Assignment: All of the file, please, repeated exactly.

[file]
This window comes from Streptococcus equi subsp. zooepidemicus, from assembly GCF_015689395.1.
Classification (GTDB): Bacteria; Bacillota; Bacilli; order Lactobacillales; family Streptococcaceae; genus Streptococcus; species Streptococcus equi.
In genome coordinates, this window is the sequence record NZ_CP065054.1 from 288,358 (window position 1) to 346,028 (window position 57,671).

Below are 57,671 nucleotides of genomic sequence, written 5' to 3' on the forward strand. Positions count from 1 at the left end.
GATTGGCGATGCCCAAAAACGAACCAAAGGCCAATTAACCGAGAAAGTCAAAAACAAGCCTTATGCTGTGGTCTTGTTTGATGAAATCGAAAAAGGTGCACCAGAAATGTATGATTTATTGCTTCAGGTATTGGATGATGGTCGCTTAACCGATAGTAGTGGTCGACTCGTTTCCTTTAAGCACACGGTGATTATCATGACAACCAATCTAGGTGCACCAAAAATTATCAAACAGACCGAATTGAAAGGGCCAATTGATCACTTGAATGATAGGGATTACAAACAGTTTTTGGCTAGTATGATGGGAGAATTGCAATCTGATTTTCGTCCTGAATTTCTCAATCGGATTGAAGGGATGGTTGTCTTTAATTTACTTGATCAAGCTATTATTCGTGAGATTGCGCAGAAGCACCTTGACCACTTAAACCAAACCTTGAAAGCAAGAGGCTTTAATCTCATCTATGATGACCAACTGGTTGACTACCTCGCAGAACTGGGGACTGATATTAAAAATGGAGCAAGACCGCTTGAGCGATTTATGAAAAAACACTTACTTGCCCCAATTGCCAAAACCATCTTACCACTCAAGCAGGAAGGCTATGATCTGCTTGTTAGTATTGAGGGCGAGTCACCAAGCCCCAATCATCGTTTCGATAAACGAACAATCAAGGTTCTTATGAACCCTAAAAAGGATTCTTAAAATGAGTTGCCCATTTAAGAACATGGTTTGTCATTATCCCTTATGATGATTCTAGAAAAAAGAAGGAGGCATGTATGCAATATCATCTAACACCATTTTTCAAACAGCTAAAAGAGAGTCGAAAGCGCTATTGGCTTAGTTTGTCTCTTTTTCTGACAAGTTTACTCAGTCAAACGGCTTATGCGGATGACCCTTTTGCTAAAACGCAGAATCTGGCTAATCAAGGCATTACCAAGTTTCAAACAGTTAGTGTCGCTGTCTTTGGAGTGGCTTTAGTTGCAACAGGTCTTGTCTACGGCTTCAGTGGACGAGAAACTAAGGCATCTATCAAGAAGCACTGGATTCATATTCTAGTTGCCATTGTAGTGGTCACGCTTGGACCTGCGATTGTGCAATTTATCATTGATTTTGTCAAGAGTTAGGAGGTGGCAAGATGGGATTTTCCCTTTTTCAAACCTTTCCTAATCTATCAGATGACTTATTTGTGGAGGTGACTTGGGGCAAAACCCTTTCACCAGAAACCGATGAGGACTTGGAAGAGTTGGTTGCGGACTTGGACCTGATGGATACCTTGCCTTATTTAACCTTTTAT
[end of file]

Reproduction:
This window comes from Streptococcus equi subsp. zooepidemicus, from assembly GCF_015689395.1.
Classification (GTDB): Bacteria; Bacillota; Bacilli; order Lactobacillales; family Streptococcaceae; genus Streptococcus; species Streptococcus equi.
In genome coordinates, this window is the sequence record NZ_CP065054.1 from 288,358 (window position 1) to 346,028 (window position 57,671).

Below are 57,671 nucleotides of genomic sequence, written 5' to 3' on the forward strand. Positions count from 1 at the left end.
GATTGGCGATGCCCAAAAACGAACCAAAGGCCAATTAACCGAGAAAGTCAAAAACAAGCCTTATGCTGTGGTCTTGTTTGATGAAATCGAAAAAGGTGCACCAGAAATGTATGATTTATTGCTTCAGGTATTGGATGATGGTCGCTTAACCGATAGTAGTGGTCGACTCGTTTCCTTTAAGCACACGGTGATTATCATGACAACCAATCTAGGTGCACCAAAAATTATCAAACAGACCGAATTGAAAGGGCCAATTGATCACTTGAATGATAGGGATTACAAACAGTTTTTGGCTAGTATGATGGGAGAATTGCAATCTGATTTTCGTCCTGAATTTCTCAATCGGATTGAAGGGATGGTTGTCTTTAATTTACTTGATCAAGCTATTATTCGTGAGATTGCGCAGAAGCACCTTGACCACTTAAACCAAACCTTGAAAGCAAGAGGCTTTAATCTCATCTATGATGACCAACTGGTTGACTACCTCGCAGAACTGGGGACTGATATTAAAAATGGAGCAAGACCGCTTGAGCGATTTATGAAAAAACACTTACTTGCCCCAATTGCCAAAACCATCTTACCACTCAAGCAGGAAGGCTATGATCTGCTTGTTAGTATTGAGGGCGAGTCACCAAGCCCCAATCATCGTTTCGATAAACGAACAATCAAGGTTCTTATGAACCCTAAAAAGGATTCTTAAAATGAGTTGCCCATTTAAGAACATGGTTTGTCATTATCCCTTATGATGATTCTAGAAAAAAGAAGGAGGCATGTATGCAATATCATCTAACACCATTTTTCAAACAGCTAAAAGAGAGTCGAAAGCGCTATTGGCTTAGTTTGTCTCTTTTTCTGACAAGTTTACTCAGTCAAACGGCTTATGCGGATGACCCTTTTGCTAAAACGCAGAATCTGGCTAATCAAGGCATTACCAAGTTTCAAACAGTTAGTGTCGCTGTCTTTGGAGTGGCTTTAGTTGCAACAGGTCTTGTCTACGGCTTCAGTGGACGAGAAACTAAGGCATCTATCAAGAAGCACTGGATTCATATTCTAGTTGCCATTGTAGTGGTCACGCTTGGACCTGCGATTGTGCAATTTATCATTGATTTTGTCAAGAGTTAGGAGGTGGCAAGATGGGATTTTCCCTTTTTCAAACCTTTCCTAATCTATCAGATGACTTATTTGTGGAGGTGACTTGGGGCAAAACCCTTTCACCAGAAACCGATGAGGACTTGGAAGAGTTGGTTGCGGACTTGGACCTGATGGATACCTTGCCTTATTTAACCTTTTAT